Report Cards for Adults:
How to Survive Performance Evaluations
by Michele Novotni, Ph.D.
Remember when you were in school and it was report card time? Anxiety often hit. In the same way, performance evaluations on the job can cause fear and trembling in folks — especially in this economy when job cuts are on the rise. So what can you do to not only survive the performance evaluation, but also to shine? Here are some tips:
Before the Evaluation
- Pull out your past evaluation if available and make sure you have worked on the areas that had been flagged as needing improvement. This will demonstrate your receptivity to feedback.
- Obtain a current copy of the evaluation tool by which you will be measured. Your personnel office should have a copy. It’s hard to be successful if you don’t know how you are being assessed for success.
- Do your own evaluation as objectively as possible. Describe your strengths as well as areas in which you need to improve.
- Redo the evaluation this time from your evaluator’s perspective. What do you think he/she will say?
- Problem-solve any areas that need improvement in advance. This way, if they appear at evaluation time, you are already prepared. You are open to the idea that something needs improvement and you have already begun thinking of actions to remedy the problem area. Employers generally value forward-looking people with problem-solving capabilities.
During the Evaluation
- Go into the feedback session with an open mind and a controlled tongue. Resist the urge to argue. Employers usually respect workers who are receptive and open to feedback.
- Ask for clarification if you don’t “get” what the problem is so that you can fully understand the issues that are of concern.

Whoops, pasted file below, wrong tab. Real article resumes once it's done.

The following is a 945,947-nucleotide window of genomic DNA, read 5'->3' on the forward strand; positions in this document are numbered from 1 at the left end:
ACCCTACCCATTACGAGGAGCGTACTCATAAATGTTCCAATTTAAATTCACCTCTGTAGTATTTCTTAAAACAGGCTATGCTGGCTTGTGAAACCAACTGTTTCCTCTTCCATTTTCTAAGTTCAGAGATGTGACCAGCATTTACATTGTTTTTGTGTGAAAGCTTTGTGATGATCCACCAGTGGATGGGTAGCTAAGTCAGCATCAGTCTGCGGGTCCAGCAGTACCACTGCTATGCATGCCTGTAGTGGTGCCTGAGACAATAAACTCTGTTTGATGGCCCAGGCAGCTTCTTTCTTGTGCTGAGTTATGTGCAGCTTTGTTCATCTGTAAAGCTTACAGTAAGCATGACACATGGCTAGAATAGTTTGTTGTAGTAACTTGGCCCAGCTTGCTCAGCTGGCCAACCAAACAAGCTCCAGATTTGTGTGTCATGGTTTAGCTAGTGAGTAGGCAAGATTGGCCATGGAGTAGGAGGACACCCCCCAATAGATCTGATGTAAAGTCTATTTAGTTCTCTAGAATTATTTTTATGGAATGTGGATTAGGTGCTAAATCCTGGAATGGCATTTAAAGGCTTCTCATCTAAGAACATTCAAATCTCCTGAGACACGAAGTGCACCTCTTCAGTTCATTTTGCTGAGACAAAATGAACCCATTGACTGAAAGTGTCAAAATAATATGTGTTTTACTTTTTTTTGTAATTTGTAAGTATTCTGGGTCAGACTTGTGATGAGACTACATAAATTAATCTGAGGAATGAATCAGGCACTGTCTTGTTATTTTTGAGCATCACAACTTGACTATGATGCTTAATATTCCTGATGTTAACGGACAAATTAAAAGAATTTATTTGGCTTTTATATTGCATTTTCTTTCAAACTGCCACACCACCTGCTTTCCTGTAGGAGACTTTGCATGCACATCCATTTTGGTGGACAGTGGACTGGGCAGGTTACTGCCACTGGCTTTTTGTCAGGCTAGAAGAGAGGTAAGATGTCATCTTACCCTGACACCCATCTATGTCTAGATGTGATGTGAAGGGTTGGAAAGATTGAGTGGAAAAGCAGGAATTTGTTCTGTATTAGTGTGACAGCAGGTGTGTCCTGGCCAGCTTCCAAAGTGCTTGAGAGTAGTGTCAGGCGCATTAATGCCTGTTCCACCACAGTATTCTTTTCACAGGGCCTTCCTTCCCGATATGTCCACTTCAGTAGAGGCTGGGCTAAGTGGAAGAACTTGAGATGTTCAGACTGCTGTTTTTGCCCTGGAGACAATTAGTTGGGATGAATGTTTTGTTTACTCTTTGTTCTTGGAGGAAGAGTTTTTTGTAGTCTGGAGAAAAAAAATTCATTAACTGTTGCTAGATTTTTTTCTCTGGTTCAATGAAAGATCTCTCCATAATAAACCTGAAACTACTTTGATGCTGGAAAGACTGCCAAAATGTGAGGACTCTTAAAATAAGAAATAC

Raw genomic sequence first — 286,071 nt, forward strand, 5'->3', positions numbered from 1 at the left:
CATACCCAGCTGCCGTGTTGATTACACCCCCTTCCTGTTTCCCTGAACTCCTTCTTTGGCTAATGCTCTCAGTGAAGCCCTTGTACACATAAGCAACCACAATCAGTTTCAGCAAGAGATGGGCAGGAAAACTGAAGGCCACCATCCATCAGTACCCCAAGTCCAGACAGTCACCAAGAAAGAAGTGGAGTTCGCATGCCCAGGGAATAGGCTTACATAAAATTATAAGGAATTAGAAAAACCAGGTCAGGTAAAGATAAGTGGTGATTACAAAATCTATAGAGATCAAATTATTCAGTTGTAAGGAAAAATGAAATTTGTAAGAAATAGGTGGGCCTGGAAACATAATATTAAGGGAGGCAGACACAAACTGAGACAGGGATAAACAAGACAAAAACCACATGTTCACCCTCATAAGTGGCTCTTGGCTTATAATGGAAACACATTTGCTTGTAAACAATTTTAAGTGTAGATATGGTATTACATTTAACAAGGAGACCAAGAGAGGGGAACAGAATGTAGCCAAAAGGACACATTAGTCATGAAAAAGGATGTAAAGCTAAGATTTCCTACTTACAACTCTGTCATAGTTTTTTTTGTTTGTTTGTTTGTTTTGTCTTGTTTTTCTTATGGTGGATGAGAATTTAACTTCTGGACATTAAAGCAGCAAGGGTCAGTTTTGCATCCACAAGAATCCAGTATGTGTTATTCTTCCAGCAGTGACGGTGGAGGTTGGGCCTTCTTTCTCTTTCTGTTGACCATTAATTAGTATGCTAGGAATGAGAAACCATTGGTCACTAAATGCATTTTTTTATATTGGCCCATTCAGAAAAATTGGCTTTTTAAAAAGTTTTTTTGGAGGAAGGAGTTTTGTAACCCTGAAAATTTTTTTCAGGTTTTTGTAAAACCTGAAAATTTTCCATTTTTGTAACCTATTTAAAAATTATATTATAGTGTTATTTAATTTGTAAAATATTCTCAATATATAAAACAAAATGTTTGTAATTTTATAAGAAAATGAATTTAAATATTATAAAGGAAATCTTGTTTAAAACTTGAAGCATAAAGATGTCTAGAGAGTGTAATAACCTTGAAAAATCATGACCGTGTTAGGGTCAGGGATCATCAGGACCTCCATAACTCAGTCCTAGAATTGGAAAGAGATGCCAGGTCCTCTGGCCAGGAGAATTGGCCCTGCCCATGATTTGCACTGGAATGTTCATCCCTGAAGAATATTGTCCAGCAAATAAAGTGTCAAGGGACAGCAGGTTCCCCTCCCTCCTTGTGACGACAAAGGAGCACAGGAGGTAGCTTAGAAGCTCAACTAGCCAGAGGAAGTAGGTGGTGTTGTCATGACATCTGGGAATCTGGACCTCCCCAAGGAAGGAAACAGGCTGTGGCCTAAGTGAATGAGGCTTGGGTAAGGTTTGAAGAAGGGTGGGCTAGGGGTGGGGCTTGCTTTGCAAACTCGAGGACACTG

- If you still disagree with the evaluation, IN A CALM MANNER, let the evaluator know that you will need some time to reflect on this information before you respond and that you would like to meet again in a few days.
- If your evaluator has overlooked your strengths, bring them up along with concrete examples.
After the Evaluation
- Use the additional time to give serious attention to the feedback. Ask colleagues for clarification.
- If, upon further reflection and information gathering, you realize you have areas to address that you were unaware of, develop a strategy to shore up the areas that need improvement. You may want to work with a coach or counselor in this process. Meet with your evaluator to discuss your ideas along with some type of accountability plan.
- If you still disagree, follow your organization’s appeal process in a calm and professional manner.
Realize that AD/HD often presents challenges in the workplace. At times, accommodations may be needed to help you function at your best. Many accommodations can be put into place without your having to disclose your AD/HD.
Sometimes it will be to your benefit to discuss your AD/HD in a formal manner with your employers so you can be protected by the Americans with Disabilities Act. However, consider carefully the consequences of doing so.
Here’s hoping that you will bring home lots of A’s on your next “report card!”
Michele Novotni, Ph.D., is a psychologist, coach, author, and international speaker specializing in AD/HD. She is past-president of the Attention Deficit Disorder Association (ADDA), and is in private practice in Pennsylvania.